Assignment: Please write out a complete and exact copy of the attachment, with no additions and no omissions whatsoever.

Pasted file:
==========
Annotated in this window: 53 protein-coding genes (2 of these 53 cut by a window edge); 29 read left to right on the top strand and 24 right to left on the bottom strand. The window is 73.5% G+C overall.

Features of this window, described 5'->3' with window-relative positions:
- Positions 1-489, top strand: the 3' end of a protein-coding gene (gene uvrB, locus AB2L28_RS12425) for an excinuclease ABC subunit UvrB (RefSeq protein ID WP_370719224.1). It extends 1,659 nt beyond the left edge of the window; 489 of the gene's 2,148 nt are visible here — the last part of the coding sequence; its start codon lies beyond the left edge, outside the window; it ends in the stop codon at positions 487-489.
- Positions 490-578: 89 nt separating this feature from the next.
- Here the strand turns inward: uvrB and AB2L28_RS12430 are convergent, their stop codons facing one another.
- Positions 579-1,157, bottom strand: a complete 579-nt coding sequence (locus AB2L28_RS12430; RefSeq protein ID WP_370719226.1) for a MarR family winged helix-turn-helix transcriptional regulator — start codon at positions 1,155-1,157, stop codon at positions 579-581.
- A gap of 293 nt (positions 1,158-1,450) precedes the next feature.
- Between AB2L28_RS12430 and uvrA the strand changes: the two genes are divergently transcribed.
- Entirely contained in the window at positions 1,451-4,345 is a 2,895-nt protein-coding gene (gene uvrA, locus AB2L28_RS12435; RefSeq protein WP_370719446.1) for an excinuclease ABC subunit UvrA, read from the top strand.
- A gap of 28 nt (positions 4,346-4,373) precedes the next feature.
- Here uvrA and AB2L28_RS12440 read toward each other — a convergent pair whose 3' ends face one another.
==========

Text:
Annotated in this window: 53 protein-coding genes (2 of these 53 cut by a window edge); 29 read left to right on the top strand and 24 right to left on the bottom strand. The window is 73.5% G+C overall.

Features of this window, described 5'->3' with window-relative positions:
- Positions 1-489, top strand: the 3' end of a protein-coding gene (gene uvrB, locus AB2L28_RS12425) for an excinuclease ABC subunit UvrB (RefSeq protein ID WP_370719224.1). It extends 1,659 nt beyond the left edge of the window; 489 of the gene's 2,148 nt are visible here — the last part of the coding sequence; its start codon lies beyond the left edge, outside the window; it ends in the stop codon at positions 487-489.
- Positions 490-578: 89 nt separating this feature from the next.
- Here the strand turns inward: uvrB and AB2L28_RS12430 are convergent, their stop codons facing one another.
- Positions 579-1,157, bottom strand: a complete 579-nt coding sequence (locus AB2L28_RS12430; RefSeq protein ID WP_370719226.1) for a MarR family winged helix-turn-helix transcriptional regulator — start codon at positions 1,155-1,157, stop codon at positions 579-581.
- A gap of 293 nt (positions 1,158-1,450) precedes the next feature.
- Between AB2L28_RS12430 and uvrA the strand changes: the two genes are divergently transcribed.
- Entirely contained in the window at positions 1,451-4,345 is a 2,895-nt protein-coding gene (gene uvrA, locus AB2L28_RS12435; RefSeq protein WP_370719446.1) for an excinuclease ABC subunit UvrA, read from the top strand.
- A gap of 28 nt (positions 4,346-4,373) precedes the next feature.
- Here uvrA and AB2L28_RS12440 read toward each other — a convergent pair whose 3' ends face one another.